Civil Liberties

If You Care About Free Expression, Be Outraged: The Obscenity Trial of John Stagliano, Happening Now in DC


If things go as anticipated, the federal trial of pornographer John Stagliano on multiple counts of obscenity will get into full swing this afternoon. If convicted on all counts and given the maximum sentence, he faces up to 32 years in jail and a $7 million fine. At issue are three videos distributed by his company Evil Angel: Milk Nymphos, Storm Squirters 2: Target Practice, and trailer for material by porn maker Belladonna.

(Full disclosure: Stagliano has been a donor to Reason Foundation, the 501(c)3 nonprofit that publishes this website.)

Last week, the judge in the case disallowed Stagliano's expert witnesses and the trial will basically hinge on whether 12 people from the DC area think that the material in question (purchased online by federal agents and delivered via the mails to a prosecutor in the nation's capital) is obscene and hence not worthy of First Amendment protection. Due to its very subjective nature, obscenity is a horrible concept, allowing for one piece of work to be punishable by prison time in one place and critically acclaimed in another. That all of the people making and consuming the material do so of their own free accord matters not at all.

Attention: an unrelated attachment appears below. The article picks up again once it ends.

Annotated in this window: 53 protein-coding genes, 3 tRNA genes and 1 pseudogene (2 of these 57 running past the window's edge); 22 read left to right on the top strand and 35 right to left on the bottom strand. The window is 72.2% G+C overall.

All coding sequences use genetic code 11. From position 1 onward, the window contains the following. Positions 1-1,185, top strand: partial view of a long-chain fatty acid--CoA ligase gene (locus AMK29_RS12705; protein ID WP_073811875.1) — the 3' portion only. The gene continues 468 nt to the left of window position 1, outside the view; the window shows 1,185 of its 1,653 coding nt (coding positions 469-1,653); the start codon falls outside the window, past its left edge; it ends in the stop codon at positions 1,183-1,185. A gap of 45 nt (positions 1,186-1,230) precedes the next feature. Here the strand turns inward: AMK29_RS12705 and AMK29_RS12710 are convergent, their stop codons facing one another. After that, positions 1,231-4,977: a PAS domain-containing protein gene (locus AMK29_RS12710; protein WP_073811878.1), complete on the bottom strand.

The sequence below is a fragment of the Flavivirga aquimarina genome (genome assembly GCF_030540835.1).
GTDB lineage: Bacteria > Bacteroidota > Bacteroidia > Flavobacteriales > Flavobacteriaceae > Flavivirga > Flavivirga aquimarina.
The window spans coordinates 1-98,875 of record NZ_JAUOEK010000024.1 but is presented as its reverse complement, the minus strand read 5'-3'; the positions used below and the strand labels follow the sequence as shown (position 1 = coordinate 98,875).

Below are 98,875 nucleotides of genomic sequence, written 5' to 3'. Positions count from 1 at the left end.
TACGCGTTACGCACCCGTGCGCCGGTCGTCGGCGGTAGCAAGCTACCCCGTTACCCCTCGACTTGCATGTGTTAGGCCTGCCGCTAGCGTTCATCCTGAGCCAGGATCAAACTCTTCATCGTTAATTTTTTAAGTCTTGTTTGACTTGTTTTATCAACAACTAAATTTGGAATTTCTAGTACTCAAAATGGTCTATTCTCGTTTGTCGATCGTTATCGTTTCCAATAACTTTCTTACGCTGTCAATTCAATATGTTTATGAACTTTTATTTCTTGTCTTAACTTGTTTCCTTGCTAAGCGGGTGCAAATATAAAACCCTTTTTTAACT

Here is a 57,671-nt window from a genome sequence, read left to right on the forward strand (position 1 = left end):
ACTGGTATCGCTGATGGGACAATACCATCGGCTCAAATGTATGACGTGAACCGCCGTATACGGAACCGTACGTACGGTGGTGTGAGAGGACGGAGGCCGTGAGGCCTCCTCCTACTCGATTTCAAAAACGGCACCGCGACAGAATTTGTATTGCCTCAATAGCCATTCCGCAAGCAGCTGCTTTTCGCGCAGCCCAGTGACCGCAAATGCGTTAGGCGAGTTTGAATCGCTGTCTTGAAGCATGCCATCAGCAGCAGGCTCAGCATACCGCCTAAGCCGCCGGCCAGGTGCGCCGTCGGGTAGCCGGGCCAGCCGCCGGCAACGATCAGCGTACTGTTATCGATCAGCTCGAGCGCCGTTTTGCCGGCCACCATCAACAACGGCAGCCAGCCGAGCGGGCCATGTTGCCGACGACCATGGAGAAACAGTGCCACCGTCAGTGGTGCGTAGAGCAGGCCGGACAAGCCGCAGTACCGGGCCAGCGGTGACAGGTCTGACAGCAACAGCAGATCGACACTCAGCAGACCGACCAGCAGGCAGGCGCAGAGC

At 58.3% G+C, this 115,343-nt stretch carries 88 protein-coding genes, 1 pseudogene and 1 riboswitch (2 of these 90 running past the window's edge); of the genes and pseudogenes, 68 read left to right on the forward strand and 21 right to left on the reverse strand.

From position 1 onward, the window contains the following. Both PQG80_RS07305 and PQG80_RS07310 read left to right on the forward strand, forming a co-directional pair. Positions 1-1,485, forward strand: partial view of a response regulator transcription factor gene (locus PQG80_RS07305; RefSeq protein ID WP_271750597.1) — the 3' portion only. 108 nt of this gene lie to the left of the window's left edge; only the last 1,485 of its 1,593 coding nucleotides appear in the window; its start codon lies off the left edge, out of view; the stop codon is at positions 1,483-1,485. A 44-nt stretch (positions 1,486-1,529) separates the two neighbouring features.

To call this prosecution a waste of time and resources in an era of dead-broke government is an understatement. To call it a full-frontal assault on the right of people to get on with their lives and on freedom of expression gets closer to the truth but doesn't capture the sheer idiocy of the enterprise.

As attempts to muzzle disfavored speech through political manipulation (i.e. campaign finance regulations) or technological means (Net Neutrality) or out of concern for "the children" (expanded content regulation by the FCC or other state agencies) proceed apace, think about John Stagliano, sitting in the dock and facing an effective life sentence for providing consenting adults with dirty movies they were willing to pay for. interviewed Stagliano shortly after his indictment. Click to watch below or go here.: